Suspended soil may provide novel microhabitats

The threat to insects and other small creatures from rainforest clearance and the consequences for the environment in tropical regions are recognised. What has not been studied so far is whether, and how, the oil palm plantations are able to sustain the populations of tiny below-ground animals that work to keep the soil healthy.

In a new study led by the University of Göttingen, scientists have discovered high levels of biological activity in regions above ground level that may serve as oases for soil organisms. They identified that the suspended soil in the gaps where the frond grows out of the palm trunk may in fact provide novel microhabitats where soil creatures can thrive.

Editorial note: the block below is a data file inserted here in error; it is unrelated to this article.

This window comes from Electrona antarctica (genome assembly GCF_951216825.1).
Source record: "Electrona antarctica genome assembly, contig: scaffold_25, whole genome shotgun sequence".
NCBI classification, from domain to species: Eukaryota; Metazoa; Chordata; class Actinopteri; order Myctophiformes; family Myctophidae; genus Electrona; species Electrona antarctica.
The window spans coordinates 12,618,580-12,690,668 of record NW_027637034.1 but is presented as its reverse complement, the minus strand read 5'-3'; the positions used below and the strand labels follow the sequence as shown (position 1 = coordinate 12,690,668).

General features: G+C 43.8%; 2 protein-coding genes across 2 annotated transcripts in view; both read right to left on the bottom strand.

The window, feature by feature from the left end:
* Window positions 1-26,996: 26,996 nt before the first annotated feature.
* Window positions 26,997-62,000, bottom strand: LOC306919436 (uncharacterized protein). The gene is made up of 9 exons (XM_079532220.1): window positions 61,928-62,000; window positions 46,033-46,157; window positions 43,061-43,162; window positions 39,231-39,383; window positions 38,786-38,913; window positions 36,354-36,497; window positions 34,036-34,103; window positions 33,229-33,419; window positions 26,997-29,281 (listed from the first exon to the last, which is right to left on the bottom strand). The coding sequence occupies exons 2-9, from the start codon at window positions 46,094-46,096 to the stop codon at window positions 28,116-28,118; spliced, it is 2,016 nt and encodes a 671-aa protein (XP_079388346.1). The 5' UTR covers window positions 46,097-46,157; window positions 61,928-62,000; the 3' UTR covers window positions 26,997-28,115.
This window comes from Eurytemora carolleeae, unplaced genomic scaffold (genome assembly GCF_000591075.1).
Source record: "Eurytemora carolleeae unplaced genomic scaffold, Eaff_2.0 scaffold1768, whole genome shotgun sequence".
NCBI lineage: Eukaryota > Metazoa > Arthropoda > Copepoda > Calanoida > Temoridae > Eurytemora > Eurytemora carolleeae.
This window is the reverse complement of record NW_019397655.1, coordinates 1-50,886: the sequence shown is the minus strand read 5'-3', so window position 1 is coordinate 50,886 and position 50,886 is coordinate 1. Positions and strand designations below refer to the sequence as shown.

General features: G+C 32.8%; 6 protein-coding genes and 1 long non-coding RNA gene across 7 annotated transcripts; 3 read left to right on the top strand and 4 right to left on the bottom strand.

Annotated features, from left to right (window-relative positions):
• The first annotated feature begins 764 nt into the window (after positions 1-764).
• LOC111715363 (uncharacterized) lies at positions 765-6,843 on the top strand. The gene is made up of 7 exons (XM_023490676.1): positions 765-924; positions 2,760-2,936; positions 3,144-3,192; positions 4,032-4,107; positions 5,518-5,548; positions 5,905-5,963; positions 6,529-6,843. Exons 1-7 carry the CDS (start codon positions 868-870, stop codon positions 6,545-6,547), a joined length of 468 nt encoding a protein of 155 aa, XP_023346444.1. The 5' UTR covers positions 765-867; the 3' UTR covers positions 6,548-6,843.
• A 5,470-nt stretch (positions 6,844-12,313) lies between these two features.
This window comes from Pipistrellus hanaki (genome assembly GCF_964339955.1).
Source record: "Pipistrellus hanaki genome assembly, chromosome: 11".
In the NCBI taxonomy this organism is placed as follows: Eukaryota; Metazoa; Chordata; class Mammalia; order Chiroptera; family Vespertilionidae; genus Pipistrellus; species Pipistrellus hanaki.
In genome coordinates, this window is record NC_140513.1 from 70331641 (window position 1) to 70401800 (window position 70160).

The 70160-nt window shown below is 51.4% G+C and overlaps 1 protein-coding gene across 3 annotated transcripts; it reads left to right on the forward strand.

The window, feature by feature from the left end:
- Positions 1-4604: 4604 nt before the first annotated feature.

Vegetation significantly impacts soil health and soil is the most important medium for nearly all plants. Probe - Soil Science is an open access journal, aiming to provide a platform for global scientists to share ideas and solve issues in different areas of soil science.

It publishes original papers in the field of Soil and Global Change, Soil Biology and Biochemistry, Soil Chemistry, Soil Ecology, Soil Environment, Soil Fertility and Plant Nutrition, Soil Geography, Soil Improvement Studies, Soil Microbiology and so on. We sincerely welcome submissions from everyone and everywhere.

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